Abhimanyu GhoshalManaging Editor
Abhimanyu is TNW's Managing Editor, and is all about personal devices, Asia's tech ecosystem, as well as the intersection of technology and Abhimanyu is TNW's Managing Editor, and is all about personal devices, Asia's tech ecosystem, as well as the intersection of technology and culture. Hit him up on Twitter, or write in: [email protected].
Given that more people than ever before are getting their news from social media, it makes sense that Facebook wants to help publishers by introducing subscriptions for content on its platform. And it’s starting on mobile.
The company announced today that it’s rolling out paywalls for Instant Articles on Android over the next few weeks for a number of publications as part of a pilot program:
- The Boston Globe
- The Economist
- Hearst (The Houston Chronicle and The San Francisco Chronicle)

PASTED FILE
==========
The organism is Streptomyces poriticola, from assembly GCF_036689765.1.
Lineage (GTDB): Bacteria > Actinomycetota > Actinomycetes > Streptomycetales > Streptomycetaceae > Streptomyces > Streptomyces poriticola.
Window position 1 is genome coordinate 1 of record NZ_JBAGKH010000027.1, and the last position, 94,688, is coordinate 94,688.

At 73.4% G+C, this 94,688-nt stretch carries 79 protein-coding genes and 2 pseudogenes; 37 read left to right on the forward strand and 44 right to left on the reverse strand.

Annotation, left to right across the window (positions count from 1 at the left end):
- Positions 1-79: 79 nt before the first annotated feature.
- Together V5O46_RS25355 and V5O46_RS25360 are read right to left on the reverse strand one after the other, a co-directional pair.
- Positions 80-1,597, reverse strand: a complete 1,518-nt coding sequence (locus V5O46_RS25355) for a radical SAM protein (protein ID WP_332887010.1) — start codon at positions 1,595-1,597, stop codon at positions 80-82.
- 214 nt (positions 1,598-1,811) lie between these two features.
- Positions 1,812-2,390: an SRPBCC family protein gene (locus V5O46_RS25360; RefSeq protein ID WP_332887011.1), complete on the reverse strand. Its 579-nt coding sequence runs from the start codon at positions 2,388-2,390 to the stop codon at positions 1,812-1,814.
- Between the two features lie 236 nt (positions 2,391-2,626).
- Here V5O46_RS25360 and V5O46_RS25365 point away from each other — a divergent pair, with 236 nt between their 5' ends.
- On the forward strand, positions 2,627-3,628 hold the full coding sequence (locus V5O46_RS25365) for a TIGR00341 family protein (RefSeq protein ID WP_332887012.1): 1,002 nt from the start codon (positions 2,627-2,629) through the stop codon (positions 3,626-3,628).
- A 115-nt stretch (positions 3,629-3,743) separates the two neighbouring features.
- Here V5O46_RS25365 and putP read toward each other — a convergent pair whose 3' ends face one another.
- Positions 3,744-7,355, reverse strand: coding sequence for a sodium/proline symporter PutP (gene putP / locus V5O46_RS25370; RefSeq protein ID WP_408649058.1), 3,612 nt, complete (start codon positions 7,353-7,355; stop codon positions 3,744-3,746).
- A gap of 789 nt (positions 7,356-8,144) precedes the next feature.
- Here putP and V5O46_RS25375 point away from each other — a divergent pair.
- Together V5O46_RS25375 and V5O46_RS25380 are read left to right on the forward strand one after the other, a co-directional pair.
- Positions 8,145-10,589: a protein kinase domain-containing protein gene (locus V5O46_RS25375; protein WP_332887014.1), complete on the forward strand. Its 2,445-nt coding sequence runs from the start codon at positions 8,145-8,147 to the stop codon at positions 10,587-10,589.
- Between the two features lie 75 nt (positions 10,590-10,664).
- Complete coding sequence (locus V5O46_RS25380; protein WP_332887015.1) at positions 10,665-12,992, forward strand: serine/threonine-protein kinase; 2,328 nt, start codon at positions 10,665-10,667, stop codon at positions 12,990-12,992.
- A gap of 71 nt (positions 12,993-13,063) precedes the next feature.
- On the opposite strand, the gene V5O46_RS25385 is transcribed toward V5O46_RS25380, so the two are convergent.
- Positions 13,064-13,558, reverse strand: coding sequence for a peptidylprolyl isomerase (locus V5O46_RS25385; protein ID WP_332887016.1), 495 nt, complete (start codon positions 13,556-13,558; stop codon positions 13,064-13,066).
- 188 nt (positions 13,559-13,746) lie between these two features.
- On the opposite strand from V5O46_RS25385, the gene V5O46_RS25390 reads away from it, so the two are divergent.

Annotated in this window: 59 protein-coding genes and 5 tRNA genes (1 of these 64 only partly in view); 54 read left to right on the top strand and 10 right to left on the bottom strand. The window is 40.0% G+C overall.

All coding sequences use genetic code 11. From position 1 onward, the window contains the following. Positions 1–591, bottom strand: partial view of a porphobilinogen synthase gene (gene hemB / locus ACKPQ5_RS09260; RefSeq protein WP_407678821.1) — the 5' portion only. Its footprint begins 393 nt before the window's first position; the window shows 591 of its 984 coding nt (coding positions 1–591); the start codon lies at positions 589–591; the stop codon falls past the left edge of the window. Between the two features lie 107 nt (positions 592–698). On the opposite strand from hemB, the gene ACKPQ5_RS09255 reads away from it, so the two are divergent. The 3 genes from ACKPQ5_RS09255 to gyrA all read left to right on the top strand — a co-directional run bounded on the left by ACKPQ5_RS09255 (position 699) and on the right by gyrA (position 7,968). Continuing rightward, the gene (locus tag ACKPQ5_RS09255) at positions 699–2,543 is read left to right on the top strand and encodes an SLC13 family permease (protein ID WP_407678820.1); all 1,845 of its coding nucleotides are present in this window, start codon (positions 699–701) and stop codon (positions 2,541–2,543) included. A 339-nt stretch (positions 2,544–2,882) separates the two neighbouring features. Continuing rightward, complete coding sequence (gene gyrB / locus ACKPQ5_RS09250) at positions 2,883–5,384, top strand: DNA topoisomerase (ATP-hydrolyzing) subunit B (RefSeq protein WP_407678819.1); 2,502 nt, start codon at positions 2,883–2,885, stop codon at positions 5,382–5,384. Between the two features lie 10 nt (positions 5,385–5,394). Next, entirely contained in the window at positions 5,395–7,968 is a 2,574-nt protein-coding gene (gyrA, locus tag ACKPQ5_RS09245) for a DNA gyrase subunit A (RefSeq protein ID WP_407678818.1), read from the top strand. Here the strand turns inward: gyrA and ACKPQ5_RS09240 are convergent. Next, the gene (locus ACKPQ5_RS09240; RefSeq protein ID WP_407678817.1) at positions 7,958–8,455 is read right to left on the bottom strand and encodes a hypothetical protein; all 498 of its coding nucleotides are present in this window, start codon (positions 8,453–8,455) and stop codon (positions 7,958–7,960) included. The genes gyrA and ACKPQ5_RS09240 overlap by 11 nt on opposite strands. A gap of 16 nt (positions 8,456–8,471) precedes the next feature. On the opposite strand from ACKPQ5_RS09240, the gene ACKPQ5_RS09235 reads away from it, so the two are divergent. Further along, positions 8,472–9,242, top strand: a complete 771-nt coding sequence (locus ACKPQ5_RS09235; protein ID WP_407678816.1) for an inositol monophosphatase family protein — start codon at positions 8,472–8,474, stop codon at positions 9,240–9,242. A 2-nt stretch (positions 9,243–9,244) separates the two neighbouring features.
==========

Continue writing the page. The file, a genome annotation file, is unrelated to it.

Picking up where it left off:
- La Repubblica
- Le Parisien
- The Telegraph,
- tronc (The Baltimore Sun, The Los Angeles Times, and The San Diego Union-Tribune)
- The Washington Post
If you want to unlock content from these outlets, you’ll be able to do so through the links you come across on Facebook, and the transactions will take place on the publications’ sites. As such, they’ll also keep 100 percent of the revenue from these subscriptions.
You’ll be able to use your existing subscriptions for Instant Articles too. Facebook noted that it’ll allow for both premium and freemium models of paywalls for publishers, so they have the option to charge for certain articles only, or to ask you to pay up after you’ve crossed a certain number of free articles.
With that, Facebook is cementing its position as a media company. Sure, it’s not taking a cut from publishers just yet, but that’s presently a function of how this program is being tested and implemented first on mobile. It’s coming to Android first because Apple expects a 30 percent cut from in-app subscriptions on iOS – but it won’t be surprising to see the two companies make a deal of some sort in the future.
Expect to see news content feature on Facebook’s quarterly revenue reports soon enough.
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